All these national heroes possessed the three main characteristics of heroism: they performed outstanding deeds; they risked their very being for the sake of others rather than for their own glory; and they were all victims, even though one of them had managed to save himself. That last feature, which is a remnant of the myth of the life, death and resurrection of the seasonal son and lover of the Great Goddess, is most important for the sake of identifying a true hero, in my view.

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In ancient literature, heroes came in all shapes and forms. Some of them were divine in nature, like Prometheus, who had given fire to humanity and was punished severely. Others were plain humans like the Israelite King Saul, who distinguished himself in battle when leading his people against the Philistines.

Some heroes came in the shape of animals, as they are mentioned in tales from Africa and America, and others were completely non-living, like the copper giant Talus from the Greek myth of Jason and the Argonauts. About the latter it was told that, on their travels, the Argonauts met and clashed with him, as he was defending his island from their attack. He was a victim to Medea’s skill, who made a hole in his foot thus causing his “life essence” to drain away.

One kind of hero does not exist in ancient mythology, and that is a female one. The reason is, theoretically, that the hero is subjected body and soul to the Mother Goddess of his tribe. His character must have sprung from times when women were revered but did not die for the sake of their people. On the contrary: for the tribe’s well-being, the source of life and fertility would rather exist as long as possible. (Following the same idea, killing female infants, as is sometimes done by the overcrowded Chinese or Indian cultures, is the most effective birth control there is).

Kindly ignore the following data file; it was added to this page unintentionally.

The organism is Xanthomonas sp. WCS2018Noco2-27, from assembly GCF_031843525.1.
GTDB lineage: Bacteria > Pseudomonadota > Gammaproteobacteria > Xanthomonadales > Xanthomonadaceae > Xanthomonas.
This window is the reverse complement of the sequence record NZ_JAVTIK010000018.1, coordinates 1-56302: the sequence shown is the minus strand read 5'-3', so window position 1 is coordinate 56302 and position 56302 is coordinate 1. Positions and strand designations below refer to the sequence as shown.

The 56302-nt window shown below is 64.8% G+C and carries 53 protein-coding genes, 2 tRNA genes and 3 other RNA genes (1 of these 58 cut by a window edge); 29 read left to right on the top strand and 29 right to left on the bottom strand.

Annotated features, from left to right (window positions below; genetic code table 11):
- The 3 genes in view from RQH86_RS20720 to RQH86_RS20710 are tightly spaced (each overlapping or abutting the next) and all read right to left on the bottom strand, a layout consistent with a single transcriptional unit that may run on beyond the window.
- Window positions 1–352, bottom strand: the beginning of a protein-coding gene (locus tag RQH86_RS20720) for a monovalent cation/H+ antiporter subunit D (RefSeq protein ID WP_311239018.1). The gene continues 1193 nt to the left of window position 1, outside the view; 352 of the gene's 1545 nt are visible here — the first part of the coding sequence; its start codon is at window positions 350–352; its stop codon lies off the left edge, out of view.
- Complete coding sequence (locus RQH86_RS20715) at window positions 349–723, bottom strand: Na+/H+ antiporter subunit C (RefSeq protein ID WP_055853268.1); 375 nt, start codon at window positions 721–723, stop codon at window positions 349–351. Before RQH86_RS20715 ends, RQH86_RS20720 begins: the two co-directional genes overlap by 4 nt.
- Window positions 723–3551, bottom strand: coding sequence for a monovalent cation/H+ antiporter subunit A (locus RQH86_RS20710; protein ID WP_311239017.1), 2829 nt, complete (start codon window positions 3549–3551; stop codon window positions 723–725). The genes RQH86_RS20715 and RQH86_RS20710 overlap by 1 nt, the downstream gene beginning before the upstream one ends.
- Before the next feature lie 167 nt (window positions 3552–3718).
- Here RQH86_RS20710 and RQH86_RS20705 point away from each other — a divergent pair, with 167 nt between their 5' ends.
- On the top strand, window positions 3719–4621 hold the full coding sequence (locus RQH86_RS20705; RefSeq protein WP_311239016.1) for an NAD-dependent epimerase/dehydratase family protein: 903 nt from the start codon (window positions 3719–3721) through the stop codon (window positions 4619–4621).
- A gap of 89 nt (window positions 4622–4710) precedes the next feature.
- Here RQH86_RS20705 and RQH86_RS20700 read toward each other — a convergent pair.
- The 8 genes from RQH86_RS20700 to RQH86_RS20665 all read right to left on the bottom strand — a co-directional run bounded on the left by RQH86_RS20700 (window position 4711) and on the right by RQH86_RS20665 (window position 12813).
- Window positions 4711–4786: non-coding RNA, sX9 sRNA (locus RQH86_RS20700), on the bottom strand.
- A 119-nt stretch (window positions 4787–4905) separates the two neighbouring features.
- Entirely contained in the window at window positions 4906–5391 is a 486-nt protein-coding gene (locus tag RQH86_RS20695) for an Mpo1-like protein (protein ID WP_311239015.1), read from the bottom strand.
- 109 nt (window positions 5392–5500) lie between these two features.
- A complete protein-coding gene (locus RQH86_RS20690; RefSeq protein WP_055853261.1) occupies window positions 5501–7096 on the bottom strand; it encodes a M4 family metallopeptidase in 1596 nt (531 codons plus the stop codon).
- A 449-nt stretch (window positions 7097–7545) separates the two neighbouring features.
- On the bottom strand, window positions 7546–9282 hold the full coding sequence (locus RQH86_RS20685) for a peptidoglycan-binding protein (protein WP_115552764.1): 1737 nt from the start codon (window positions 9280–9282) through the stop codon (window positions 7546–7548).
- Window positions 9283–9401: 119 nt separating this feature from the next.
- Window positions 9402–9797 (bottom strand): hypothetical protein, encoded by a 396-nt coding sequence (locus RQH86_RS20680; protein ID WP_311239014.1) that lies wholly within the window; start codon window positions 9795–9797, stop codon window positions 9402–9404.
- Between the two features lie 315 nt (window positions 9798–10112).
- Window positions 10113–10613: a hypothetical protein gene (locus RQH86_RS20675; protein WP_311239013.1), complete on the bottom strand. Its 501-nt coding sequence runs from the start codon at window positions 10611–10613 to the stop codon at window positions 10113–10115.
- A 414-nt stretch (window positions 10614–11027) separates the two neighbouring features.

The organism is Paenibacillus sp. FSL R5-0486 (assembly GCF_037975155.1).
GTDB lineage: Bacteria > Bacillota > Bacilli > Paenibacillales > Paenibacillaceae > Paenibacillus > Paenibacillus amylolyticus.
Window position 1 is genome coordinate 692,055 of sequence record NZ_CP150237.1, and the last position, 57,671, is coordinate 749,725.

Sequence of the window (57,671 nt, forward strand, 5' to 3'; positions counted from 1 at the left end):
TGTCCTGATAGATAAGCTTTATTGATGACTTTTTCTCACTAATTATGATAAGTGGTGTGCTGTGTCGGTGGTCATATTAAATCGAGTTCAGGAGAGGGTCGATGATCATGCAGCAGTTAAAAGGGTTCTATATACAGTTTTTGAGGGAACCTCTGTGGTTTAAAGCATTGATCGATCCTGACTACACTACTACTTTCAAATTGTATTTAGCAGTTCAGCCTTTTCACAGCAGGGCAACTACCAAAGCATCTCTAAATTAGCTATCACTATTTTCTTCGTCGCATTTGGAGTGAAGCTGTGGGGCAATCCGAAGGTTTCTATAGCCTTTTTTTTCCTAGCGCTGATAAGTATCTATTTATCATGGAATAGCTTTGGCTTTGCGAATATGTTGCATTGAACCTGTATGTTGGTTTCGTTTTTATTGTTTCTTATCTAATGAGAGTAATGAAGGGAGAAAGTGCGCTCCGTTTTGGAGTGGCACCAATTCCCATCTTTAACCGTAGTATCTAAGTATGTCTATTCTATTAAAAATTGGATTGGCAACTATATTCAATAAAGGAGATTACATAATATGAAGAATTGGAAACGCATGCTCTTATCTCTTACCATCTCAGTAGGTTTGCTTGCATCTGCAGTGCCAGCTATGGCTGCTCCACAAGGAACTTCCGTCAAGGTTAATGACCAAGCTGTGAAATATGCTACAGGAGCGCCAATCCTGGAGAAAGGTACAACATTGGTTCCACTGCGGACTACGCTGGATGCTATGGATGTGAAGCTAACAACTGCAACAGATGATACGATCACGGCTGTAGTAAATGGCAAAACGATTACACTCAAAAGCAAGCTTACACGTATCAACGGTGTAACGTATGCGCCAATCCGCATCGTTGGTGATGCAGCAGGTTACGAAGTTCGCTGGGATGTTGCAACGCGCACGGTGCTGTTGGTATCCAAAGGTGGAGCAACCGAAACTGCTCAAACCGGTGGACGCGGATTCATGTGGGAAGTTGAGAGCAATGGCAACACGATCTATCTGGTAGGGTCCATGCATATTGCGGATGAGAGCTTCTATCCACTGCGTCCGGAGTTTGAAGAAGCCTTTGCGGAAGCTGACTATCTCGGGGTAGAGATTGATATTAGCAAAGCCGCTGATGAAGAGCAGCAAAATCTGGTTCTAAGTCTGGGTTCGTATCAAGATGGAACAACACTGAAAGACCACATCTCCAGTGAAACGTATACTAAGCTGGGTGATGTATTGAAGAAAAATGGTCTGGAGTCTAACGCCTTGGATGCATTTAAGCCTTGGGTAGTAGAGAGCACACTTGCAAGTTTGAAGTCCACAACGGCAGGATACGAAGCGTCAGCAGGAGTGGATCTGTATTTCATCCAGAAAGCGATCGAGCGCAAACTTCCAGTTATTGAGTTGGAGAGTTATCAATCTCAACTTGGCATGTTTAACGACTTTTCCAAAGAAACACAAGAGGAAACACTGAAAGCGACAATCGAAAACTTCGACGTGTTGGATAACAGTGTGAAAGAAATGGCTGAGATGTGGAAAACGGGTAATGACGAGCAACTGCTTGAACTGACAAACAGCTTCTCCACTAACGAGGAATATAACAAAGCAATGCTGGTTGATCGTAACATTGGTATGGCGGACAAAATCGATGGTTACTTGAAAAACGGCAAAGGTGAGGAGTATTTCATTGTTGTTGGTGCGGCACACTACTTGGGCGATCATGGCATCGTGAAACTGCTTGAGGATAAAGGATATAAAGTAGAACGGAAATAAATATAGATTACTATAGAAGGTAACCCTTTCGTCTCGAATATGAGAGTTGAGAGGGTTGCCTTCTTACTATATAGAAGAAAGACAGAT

Only one heroine must be mentioned here: the Princess Medea of Colchis (the one mentioned above). Having fallen in love with Jason, leader of the Argonauts, who had come to her country in search of the Golden Fleece, she helped him to get it in defiance of her father, King Aeetes’s edict. Medea, like a true heroine, risks her life and position to help her lover rather than her own nation.